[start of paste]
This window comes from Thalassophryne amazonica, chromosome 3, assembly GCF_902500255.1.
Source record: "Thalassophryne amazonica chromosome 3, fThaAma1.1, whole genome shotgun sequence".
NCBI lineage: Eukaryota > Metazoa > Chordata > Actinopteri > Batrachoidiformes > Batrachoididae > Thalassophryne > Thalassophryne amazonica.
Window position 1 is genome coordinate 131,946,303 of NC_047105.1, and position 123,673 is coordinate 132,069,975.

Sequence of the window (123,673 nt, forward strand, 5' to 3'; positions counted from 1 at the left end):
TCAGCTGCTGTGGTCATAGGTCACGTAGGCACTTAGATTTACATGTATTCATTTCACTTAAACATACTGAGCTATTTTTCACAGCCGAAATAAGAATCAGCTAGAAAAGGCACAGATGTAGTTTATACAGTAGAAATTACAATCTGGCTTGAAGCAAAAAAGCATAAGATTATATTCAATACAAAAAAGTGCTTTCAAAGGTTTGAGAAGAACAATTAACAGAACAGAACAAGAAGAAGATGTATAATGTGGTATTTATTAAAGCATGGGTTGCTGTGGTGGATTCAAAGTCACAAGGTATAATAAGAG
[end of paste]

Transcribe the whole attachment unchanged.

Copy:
This window comes from Thalassophryne amazonica, chromosome 3, assembly GCF_902500255.1.
Source record: "Thalassophryne amazonica chromosome 3, fThaAma1.1, whole genome shotgun sequence".
NCBI lineage: Eukaryota > Metazoa > Chordata > Actinopteri > Batrachoidiformes > Batrachoididae > Thalassophryne > Thalassophryne amazonica.
Window position 1 is genome coordinate 131,946,303 of NC_047105.1, and position 123,673 is coordinate 132,069,975.

Sequence of the window (123,673 nt, forward strand, 5' to 3'; positions counted from 1 at the left end):
TCAGCTGCTGTGGTCATAGGTCACGTAGGCACTTAGATTTACATGTATTCATTTCACTTAAACATACTGAGCTATTTTTCACAGCCGAAATAAGAATCAGCTAGAAAAGGCACAGATGTAGTTTATACAGTAGAAATTACAATCTGGCTTGAAGCAAAAAAGCATAAGATTATATTCAATACAAAAAAGTGCTTTCAAAGGTTTGAGAAGAACAATTAACAGAACAGAACAAGAAGAAGATGTATAATGTGGTATTTATTAAAGCATGGGTTGCTGTGGTGGATTCAAAGTCACAAGGTATAATAAGAG